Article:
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Premises Liability – Defective Building and Stairs

Many preventable accidents are caused by a building owner’s failure to follow the proper construction and maintenance rules for their property. Every structure in Seattle is subject to some sort of building code. Yet far too many property owners ignore the building code requirements, which in turn leads to people suffering serious injuries due to a hazard created by this non-compliance.

If you have been seriously injured on someone else’s property and suspect that this may have been a factor, it is important to seek out qualified legal advice. A skilled lawyer can help you investigate your accident and help you determine what legal action may be appropriate. At the Emerald Law Group, we represent many clients such as yourself who may be entitled to substantial compensation from negligent property owners and other third parties involved with the construction or maintenance of a building.

Failure to Follow Building Codes Can Help Prove Negligence

In every municipality there are certain standards that must be followed with respect to the construction and maintenance of buildings. For example, the Seattle Building Code governs the minimum requirements for construction and design of new buildings within the city. This code is based on the 2018 International Building Code, a model code used by many cities and counties throughout the United States. Seattle also has a Residential Code that expressly applies to the design and construction of single-family homes, duplexes, and townhouses of no more than three stories. Finally, there is an Existing Building Code that governs the repair and alteration of existing buildings, which is also modeled on the International Building Code.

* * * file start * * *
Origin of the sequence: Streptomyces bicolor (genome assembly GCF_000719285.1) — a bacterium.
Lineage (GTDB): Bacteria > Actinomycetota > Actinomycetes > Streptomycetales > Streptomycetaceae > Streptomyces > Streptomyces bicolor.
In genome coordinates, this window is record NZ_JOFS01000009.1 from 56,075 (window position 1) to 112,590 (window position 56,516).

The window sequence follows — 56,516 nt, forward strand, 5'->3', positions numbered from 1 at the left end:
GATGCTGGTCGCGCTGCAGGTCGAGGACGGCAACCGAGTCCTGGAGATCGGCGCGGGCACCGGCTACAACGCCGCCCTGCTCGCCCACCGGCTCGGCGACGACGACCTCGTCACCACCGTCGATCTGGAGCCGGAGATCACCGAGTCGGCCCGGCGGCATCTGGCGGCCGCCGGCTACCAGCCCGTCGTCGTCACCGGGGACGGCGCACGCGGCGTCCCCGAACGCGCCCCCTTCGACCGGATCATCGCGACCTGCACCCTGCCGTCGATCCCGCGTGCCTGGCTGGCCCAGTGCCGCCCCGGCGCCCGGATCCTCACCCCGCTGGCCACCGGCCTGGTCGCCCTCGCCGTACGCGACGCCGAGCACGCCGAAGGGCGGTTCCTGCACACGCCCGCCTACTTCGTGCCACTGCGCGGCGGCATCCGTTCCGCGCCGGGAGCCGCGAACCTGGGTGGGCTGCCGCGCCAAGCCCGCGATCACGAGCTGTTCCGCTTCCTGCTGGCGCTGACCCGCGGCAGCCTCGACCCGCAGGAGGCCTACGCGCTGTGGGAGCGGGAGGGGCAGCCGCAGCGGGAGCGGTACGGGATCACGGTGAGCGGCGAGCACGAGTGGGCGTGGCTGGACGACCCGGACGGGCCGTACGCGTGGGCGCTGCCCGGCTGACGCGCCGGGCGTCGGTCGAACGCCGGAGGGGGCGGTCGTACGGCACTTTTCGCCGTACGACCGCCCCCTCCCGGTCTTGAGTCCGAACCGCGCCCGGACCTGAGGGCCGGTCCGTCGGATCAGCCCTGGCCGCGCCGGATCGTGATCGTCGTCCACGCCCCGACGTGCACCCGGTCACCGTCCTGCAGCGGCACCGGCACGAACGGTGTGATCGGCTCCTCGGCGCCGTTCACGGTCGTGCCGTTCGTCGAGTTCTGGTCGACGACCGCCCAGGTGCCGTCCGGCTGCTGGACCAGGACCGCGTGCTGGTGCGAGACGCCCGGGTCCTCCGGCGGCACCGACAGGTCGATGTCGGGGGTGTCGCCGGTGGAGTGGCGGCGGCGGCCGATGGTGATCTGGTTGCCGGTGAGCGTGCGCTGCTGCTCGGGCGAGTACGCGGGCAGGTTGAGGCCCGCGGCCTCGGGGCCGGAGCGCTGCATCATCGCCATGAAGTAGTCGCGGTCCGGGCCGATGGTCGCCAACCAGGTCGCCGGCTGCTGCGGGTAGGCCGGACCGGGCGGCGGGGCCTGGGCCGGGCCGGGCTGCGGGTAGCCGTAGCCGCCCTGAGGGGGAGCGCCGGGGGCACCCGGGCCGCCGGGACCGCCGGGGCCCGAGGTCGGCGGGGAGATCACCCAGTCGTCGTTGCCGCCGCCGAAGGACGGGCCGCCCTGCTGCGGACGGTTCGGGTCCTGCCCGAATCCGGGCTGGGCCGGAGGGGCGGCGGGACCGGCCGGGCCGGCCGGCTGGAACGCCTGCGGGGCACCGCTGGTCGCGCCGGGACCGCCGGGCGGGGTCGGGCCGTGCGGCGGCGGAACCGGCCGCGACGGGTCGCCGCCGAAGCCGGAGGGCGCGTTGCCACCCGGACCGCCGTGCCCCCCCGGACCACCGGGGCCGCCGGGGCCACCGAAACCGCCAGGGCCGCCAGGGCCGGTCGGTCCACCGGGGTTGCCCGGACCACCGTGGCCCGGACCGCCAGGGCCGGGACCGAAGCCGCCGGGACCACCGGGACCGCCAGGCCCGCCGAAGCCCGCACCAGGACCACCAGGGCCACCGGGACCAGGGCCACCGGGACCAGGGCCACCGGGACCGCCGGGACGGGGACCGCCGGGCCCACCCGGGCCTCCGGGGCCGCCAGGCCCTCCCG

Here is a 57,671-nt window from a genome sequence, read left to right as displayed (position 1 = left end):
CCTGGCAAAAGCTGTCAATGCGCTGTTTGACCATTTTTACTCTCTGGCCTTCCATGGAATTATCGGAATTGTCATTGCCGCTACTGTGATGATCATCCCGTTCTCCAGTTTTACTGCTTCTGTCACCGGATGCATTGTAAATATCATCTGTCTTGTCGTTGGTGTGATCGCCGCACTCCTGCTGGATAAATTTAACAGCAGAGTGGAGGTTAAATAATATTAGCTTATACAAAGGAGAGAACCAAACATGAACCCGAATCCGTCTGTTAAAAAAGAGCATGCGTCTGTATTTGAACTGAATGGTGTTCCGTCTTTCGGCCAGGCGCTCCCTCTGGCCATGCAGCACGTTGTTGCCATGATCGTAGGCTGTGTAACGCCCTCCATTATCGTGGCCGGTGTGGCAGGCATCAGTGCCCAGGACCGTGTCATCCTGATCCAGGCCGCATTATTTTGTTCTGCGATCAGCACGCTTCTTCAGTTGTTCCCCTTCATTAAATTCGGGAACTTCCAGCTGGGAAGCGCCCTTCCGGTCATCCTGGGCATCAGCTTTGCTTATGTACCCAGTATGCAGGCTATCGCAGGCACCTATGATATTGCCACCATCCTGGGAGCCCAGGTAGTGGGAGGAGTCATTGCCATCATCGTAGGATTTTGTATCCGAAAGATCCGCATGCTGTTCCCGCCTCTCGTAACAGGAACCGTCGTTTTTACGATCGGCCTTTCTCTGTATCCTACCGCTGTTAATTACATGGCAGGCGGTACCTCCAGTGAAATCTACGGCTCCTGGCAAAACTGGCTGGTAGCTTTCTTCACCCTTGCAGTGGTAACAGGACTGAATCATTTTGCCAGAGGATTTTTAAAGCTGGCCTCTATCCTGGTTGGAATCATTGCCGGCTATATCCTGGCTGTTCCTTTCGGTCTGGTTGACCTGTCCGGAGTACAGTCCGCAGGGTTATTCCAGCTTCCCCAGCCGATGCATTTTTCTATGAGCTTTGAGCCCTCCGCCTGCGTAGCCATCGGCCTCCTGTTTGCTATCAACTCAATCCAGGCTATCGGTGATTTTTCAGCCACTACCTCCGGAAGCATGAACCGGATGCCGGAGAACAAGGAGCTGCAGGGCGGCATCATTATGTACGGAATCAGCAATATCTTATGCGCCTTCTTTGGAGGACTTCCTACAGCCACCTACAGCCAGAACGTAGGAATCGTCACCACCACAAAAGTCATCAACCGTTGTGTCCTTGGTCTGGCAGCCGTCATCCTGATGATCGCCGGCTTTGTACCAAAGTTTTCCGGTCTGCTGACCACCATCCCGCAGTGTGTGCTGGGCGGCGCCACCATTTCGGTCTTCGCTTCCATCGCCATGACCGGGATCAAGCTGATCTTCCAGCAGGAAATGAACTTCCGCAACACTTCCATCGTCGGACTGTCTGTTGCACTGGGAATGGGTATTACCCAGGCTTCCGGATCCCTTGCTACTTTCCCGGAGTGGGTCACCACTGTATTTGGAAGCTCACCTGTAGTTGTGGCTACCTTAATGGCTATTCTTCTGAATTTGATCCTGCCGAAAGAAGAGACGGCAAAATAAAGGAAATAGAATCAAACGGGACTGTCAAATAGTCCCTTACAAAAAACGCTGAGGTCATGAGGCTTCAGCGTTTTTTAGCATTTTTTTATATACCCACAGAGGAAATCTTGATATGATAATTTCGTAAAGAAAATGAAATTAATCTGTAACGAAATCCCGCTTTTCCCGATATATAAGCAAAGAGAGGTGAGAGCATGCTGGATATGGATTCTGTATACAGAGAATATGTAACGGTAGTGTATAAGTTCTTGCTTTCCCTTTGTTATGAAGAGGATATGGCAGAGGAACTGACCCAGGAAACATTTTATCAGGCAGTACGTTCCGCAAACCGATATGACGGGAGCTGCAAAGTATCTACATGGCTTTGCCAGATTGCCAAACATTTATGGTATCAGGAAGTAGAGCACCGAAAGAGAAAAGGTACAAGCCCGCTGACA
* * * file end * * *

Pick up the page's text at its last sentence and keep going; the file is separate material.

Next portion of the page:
In some cases, a building may have been defectively designed–i.e., not in compliance with the applicable building code. This can lead to a situation where a defect may lie dormant for many years before creating a safety hazard. In other scenarios, the building design is fine, but the owner has failed to follow the proper maintenance rules spelled out in the building code. Delaying or ignoring necessary repairs often leads to its own safety hazards.

Some of the more common examples of defective building conditions that can lead to a personal injury claim include:

  • missing or broken stairs or defective handrails in public stairways;
  • malfunctioning elevators and escalators;
  • water damage;
  • uneven flooring;
  • cracks in the sidewalk adjacent to the building;
  • exposed wires;
  • inadequate lighting; and
  • structural failure due to the use of improper materials.

If you can prove that a defective building condition, such as a broken stairway, was the cause of your injury, you can seek a variety of legal damages, including compensation for your medical bills, lost wages, and your ongoing pain and suffering.

Contact Emerald Law Group Today

Personal injury claims based on defective building conditions are often quite complex. They require knowledge of city building codes and often involve dealing with insurance companies for the property owners. Your best chance for obtaining a favorable outcome in such cases is to work with an experienced Seattle defective building conditions and stairs lawyer. Contact the Emerald Law Group today to schedule an initial consultation.

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